Mumbai Food: 3 city chefs share secrets to the perfect Christmas bakes

Updated: Dec 07, 2016, 15:25 IST | Joanna Lobo |

Three Mumbai chefs agree to share their secrets to the perfect Yuletide bakes

Pastry chef Jahan bloch at work
Pastry chef Jahan bloch at work

Gingerbread Cookies
Gingerbread Cookies  Pic/ POONAM BHATIJA

Reinventing the gingerbread  
JAHAN Bloch, pastry chef at food company, 425 Omakase, has already begun her Christmas baking experiments — she’s tried making panettone (sweet bread) and plans on baking Stollen (fruit bread), Christmas star cinnamon bread, cappuccino snicker doodles and Christmas cake.

Last year, she experimented with gingerbread, replacing the traditional houses with doughnuts. Gingerbread is bread flavoured with ginger, nutmeg, cinnamon, allspice and sweetened with sugar, honey or even molasses. “It is diverse and can be converted into cookies or doughnuts and is easy to make,” she says.

The use of brown sugar, molasses and honey gives gingerbread a nutty flavour. The amount of ginger depends on your liking for the ingredient. Bloch’s advice is one and a half teaspoon of ginger powder for about two dozen cookies. “If the ginger is too much, you can add frosting on top or give the doughnuts a glaze made with cinnamon and sugar or just dust sugar on top,” she adds.

Tips
If you have a basic vanilla cake recipe, replace the castor sugar with brown sugar to make a gingerbread cake

Anjali Pathak at her Chirstmas baking classAnjali Pathak at her Chirstmas baking class

Mince-PieMince Pie 

Life of (mince) pie
AT CHRISTMAS time, chef Anjali Pathak’s kitchen is redolent with the aroma of spices like cloves, cardamoms, cinnamon, nutmeg and ginger. These spices form the basis of traditional Christmas sweets she grew up eating and baking in England, namely gingerbread, mulled wine and mince pies. Mince pies, unlike their name don’t contain mince. “In the olden days, they used to add meat but these days, the pie is sweet and made with fruits, spices and puff pastry,” says Pathak, author, and the founder of Flavour Diaries, who will be conducting Christmas baking workshops this December.

The key to Pathak’s Christmas baking is spices. “I grew up surrounded by spices so I can judge the quality quite well. But for those who can’t, trial and error is the best way,” she advises. The spices should be freshly ground, especially cinnamon powder and ginger powder, which is difficult to grind at home.

For the mince pies, getting the puff pastry right is important. “The right way to make puff pastry is to mix together all the ingredients and let it rest. Do not knead the dough because that works the gluten in it, making the pastry chewy,” she adds. And ensure the butter used is chilled.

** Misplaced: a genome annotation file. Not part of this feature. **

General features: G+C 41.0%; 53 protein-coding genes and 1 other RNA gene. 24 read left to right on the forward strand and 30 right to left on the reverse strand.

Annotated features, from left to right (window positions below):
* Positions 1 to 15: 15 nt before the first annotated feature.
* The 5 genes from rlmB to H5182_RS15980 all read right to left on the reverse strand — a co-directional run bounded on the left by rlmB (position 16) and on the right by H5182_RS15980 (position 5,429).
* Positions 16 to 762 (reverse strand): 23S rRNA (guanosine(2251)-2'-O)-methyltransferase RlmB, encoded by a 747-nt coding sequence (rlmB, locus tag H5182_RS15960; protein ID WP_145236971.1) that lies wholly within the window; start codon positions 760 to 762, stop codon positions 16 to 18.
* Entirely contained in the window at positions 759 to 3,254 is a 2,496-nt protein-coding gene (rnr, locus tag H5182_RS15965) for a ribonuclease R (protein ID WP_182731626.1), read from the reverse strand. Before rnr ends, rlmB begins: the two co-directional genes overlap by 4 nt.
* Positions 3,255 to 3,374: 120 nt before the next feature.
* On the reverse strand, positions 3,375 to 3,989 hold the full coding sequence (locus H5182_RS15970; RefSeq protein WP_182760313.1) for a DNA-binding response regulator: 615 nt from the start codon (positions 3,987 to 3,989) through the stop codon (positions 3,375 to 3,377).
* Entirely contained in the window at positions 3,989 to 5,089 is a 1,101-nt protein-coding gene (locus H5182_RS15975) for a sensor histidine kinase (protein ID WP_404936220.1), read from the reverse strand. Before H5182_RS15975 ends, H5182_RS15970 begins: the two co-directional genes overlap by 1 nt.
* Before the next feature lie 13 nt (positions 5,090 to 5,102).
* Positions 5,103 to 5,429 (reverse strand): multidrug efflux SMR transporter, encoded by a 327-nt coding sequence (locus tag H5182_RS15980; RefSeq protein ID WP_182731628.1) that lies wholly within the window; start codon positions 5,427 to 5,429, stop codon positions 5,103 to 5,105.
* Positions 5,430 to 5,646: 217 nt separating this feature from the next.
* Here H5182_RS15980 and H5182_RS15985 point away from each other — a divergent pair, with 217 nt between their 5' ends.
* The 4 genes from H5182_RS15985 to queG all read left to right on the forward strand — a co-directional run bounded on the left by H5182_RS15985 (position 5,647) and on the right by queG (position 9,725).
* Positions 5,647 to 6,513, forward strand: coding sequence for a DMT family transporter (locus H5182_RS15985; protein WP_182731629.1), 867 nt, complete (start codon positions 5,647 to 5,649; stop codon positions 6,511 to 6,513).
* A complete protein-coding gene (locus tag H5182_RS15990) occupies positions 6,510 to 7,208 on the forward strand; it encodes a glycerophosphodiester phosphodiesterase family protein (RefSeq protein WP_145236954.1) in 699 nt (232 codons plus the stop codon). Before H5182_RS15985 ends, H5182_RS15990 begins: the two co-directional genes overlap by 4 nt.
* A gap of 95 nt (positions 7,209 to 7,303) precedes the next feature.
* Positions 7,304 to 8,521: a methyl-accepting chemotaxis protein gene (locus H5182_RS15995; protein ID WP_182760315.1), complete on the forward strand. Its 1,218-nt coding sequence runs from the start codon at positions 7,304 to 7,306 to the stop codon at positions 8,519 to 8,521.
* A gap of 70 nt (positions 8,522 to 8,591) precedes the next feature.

Tips 
>>
Keep all ingredients and equipment ready before starting baking; the few seconds you waste in getting something out of a fridge or heating something can cost you
>> Read a recipe a couple of times, thoroughly, before starting
>> Baking is all about using your nose and eyes; so taste continuously, and listen to your palate

Riki Kapoor and his Chirstmas pudding
Riki Kapoor and his Chirstmas pudding

The proof is in the pudding 

WHAT’s Christmas without a moist, rich Christmas Pudding — redolent with raisins, candied peels, almonds, rum, orange juice and allspice — served with brandy butter? “I steam the pudding for four hours instead of baking it, which gives it a lovely moist texture,” says Riki Kapoor, resident chef at Wisk by Cakesmiths.

Steaming, he adds, allows all the flavours of the fruit and spices to merge well. The steaming can be done either using a water bath in an oven or the old-fashioned way. “The container should be half-filled with water. Put the moulds inside only after the water starts to simmer. Make sure you keep an eye on the water so that it doesn’t dry out,” advises Kapoor. 

If you find the pudding a bit dry, make a strong brandy butter using brandy, butter and icing sugar. The pudding can last six months, provided it is stored in cling wrap and foil, and refrigerated. “When you want to eat it, thaw it out completely, warm it up and then add the brandy butter. For a bit of flair, you can also flambé it by warming the brandy and then pouring it over the pudding. This adds the necessary moisture that the pudding may have lost in storage,” he adds.

Tips
>>
Grease the mould before use
>> To add richness to the pudding, use dried figs
>> The proportion of the dried fruits to the batter should be double If the pudding gets too dry, try serving a deconstructed version of it

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